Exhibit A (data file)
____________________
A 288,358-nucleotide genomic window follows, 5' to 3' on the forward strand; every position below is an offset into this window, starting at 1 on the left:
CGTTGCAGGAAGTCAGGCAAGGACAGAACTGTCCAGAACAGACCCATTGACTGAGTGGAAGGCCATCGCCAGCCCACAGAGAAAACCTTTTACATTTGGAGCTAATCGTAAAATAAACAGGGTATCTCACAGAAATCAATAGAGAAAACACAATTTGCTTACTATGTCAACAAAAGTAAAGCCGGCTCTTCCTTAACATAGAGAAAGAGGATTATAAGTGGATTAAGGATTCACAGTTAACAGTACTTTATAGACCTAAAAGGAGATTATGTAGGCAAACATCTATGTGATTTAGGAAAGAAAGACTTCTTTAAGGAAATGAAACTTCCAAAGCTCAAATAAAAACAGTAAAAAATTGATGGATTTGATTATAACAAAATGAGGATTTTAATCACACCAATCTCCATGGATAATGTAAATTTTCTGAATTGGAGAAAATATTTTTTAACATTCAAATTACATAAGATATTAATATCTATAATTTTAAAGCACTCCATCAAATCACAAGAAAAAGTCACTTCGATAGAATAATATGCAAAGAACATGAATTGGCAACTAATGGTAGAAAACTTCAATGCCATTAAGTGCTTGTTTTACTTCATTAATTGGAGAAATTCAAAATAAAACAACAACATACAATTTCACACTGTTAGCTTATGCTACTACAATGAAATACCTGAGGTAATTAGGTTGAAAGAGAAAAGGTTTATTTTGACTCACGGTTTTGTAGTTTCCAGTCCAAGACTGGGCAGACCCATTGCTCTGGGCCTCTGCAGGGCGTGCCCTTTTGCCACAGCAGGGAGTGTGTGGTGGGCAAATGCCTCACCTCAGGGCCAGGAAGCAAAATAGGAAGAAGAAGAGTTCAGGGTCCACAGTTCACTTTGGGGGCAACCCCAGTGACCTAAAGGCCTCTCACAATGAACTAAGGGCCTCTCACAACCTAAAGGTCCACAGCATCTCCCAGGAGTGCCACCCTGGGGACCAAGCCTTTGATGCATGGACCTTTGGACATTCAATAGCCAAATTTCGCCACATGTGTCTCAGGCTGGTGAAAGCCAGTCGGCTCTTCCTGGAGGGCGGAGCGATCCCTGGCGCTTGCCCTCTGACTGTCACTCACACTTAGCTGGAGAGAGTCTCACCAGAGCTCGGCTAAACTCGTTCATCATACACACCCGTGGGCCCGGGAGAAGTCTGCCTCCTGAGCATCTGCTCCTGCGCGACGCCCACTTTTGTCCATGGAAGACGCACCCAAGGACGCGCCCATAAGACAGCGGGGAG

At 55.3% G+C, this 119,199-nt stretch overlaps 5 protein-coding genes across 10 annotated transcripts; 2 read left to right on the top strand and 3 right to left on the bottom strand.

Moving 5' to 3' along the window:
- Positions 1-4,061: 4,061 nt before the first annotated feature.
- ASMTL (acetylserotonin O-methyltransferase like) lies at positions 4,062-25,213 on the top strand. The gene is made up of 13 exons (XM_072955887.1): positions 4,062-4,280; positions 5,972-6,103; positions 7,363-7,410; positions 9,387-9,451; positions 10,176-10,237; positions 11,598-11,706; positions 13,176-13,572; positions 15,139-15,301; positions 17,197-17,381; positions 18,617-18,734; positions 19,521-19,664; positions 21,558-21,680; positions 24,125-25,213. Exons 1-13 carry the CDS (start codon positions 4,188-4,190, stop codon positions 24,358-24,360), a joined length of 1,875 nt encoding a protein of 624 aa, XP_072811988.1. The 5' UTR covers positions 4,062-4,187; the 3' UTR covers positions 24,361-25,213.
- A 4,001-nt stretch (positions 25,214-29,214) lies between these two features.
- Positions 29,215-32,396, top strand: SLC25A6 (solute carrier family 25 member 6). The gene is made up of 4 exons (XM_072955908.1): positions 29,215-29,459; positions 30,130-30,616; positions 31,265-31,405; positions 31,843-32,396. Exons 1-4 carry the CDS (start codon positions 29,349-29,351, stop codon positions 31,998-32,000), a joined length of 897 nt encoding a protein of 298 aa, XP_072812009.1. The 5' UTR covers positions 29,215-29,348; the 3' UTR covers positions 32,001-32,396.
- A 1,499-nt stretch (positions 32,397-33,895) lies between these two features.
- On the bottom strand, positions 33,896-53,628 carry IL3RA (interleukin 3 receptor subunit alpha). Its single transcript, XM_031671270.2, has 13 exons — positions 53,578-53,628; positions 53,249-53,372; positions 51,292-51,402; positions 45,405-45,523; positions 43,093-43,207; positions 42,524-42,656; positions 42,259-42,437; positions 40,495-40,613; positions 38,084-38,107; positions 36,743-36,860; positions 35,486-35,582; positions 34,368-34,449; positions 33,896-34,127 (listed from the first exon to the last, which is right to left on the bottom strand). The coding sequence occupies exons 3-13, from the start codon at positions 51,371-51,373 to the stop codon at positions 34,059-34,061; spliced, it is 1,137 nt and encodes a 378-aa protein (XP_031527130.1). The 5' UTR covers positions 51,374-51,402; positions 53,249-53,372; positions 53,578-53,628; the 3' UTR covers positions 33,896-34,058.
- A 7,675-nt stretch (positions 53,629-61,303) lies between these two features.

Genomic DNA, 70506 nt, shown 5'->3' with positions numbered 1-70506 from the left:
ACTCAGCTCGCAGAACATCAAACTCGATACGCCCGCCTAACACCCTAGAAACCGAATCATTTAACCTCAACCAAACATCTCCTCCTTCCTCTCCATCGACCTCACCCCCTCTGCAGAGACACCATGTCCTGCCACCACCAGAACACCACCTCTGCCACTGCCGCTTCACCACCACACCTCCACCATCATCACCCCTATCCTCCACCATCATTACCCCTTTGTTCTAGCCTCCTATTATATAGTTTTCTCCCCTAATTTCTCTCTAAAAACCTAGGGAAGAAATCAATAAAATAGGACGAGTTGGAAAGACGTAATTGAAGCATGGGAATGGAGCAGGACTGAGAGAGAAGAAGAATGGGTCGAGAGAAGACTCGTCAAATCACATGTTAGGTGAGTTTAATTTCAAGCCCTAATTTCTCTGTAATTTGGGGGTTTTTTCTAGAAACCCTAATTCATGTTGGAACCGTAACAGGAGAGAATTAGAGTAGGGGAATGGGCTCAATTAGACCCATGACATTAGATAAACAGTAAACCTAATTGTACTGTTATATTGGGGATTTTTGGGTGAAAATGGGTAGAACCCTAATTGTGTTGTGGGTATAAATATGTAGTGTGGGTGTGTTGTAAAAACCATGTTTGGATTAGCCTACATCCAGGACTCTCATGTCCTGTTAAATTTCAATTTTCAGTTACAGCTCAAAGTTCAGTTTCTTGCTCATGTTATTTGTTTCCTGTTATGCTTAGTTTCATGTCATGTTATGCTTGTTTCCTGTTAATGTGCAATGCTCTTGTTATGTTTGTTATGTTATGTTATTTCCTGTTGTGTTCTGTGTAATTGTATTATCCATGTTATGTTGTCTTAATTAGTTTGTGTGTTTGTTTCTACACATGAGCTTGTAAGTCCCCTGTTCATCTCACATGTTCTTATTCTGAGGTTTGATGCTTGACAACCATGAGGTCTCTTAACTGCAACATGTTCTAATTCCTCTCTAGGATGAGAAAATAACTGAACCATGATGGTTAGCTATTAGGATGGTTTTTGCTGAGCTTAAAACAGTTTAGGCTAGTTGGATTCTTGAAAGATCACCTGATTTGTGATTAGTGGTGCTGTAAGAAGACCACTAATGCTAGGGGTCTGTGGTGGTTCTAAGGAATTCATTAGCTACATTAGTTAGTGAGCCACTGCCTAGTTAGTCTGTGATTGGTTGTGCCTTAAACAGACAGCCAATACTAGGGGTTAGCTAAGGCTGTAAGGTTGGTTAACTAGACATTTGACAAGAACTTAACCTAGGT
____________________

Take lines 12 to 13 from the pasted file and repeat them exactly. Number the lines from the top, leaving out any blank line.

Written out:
Genomic DNA, 70506 nt, shown 5'->3' with positions numbered 1-70506 from the left:
ACTCAGCTCGCAGAACATCAAACTCGATACGCCCGCCTAACACCCTAGAAACCGAATCATTTAACCTCAACCAAACATCTCCTCCTTCCTCTCCATCGACCTCACCCCCTCTGCAGAGACACCATGTCCTGCCACCACCAGAACACCACCTCTGCCACTGCCGCTTCACCACCACACCTCCACCATCATCACCCCTATCCTCCACCATCATTACCCCTTTGTTCTAGCCTCCTATTATATAGTTTTCTCCCCTAATTTCTCTCTAAAAACCTAGGGAAGAAATCAATAAAATAGGACGAGTTGGAAAGACGTAATTGAAGCATGGGAATGGAGCAGGACTGAGAGAGAAGAAGAATGGGTCGAGAGAAGACTCGTCAAATCACATGTTAGGTGAGTTTAATTTCAAGCCCTAATTTCTCTGTAATTTGGGGGTTTTTTCTAGAAACCCTAATTCATGTTGGAACCGTAACAGGAGAGAATTAGAGTAGGGGAATGGGCTCAATTAGACCCATGACATTAGATAAACAGTAAACCTAATTGTACTGTTATATTGGGGATTTTTGGGTGAAAATGGGTAGAACCCTAATTGTGTTGTGGGTATAAATATGTAGTGTGGGTGTGTTGTAAAAACCATGTTTGGATTAGCCTACATCCAGGACTCTCATGTCCTGTTAAATTTCAATTTTCAGTTACAGCTCAAAGTTCAGTTTCTTGCTCATGTTATTTGTTTCCTGTTATGCTTAGTTTCATGTCATGTTATGCTTGTTTCCTGTTAATGTGCAATGCTCTTGTTATGTTTGTTATGTTATGTTATTTCCTGTTGTGTTCTGTGTAATTGTATTATCCATGTTATGTTGTCTTAATTAGTTTGTGTGTTTGTTTCTACACATGAGCTTGTAAGTCCCCTGTTCATCTCACATGTTCTTATTCTGAGGTTTGATGCTTGACAACCATGAGGTCTCTTAACTGCAACATGTTCTAATTCCTCTCTAGGATGAGAAAATAACTGAACCATGATGGTTAGCTATTAGGATGGTTTTTGCTGAGCTTAAAACAGTTTAGGCTAGTTGGATTCTTGAAAGATCACCTGATTTGTGATTAGTGGTGCTGTAAGAAGACCACTAATGCTAGGGGTCTGTGGTGGTTCTAAGGAATTCATTAGCTACATTAGTTAGTGAGCCACTGCCTAGTTAGTCTGTGATTGGTTGTGCCTTAAACAGACAGCCAATACTAGGGGTTAGCTAAGGCTGTAAGGTTGGTTAACTAGACATTTGACAAGAACTTAACCTAGGT